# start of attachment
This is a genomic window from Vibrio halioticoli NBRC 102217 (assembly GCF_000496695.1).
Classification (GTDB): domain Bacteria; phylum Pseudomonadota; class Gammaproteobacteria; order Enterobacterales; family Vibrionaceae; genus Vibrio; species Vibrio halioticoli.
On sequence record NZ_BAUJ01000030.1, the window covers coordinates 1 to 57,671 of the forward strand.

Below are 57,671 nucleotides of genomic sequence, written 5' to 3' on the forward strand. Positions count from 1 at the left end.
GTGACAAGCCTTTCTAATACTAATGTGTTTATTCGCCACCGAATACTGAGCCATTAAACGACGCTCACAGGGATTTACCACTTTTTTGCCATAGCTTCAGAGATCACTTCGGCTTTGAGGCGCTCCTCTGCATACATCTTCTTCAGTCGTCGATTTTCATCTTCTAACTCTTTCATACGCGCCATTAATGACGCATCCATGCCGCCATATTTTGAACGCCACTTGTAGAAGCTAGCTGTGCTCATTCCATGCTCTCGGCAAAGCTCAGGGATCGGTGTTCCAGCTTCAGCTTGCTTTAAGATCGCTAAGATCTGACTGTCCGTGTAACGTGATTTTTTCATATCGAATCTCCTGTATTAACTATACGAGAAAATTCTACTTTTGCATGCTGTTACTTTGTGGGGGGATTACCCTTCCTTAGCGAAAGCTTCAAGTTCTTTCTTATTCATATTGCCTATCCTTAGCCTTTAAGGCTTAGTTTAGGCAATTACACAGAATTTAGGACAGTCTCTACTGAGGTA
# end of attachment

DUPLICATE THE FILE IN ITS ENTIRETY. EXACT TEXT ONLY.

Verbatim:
This is a genomic window from Vibrio halioticoli NBRC 102217 (assembly GCF_000496695.1).
Classification (GTDB): domain Bacteria; phylum Pseudomonadota; class Gammaproteobacteria; order Enterobacterales; family Vibrionaceae; genus Vibrio; species Vibrio halioticoli.
On sequence record NZ_BAUJ01000030.1, the window covers coordinates 1 to 57,671 of the forward strand.

Below are 57,671 nucleotides of genomic sequence, written 5' to 3' on the forward strand. Positions count from 1 at the left end.
GTGACAAGCCTTTCTAATACTAATGTGTTTATTCGCCACCGAATACTGAGCCATTAAACGACGCTCACAGGGATTTACCACTTTTTTGCCATAGCTTCAGAGATCACTTCGGCTTTGAGGCGCTCCTCTGCATACATCTTCTTCAGTCGTCGATTTTCATCTTCTAACTCTTTCATACGCGCCATTAATGACGCATCCATGCCGCCATATTTTGAACGCCACTTGTAGAAGCTAGCTGTGCTCATTCCATGCTCTCGGCAAAGCTCAGGGATCGGTGTTCCAGCTTCAGCTTGCTTTAAGATCGCTAAGATCTGACTGTCCGTGTAACGTGATTTTTTCATATCGAATCTCCTGTATTAACTATACGAGAAAATTCTACTTTTGCATGCTGTTACTTTGTGGGGGGATTACCCTTCCTTAGCGAAAGCTTCAAGTTCTTTCTTATTCATATTGCCTATCCTTAGCCTTTAAGGCTTAGTTTAGGCAATTACACAGAATTTAGGACAGTCTCTACTGAGGTA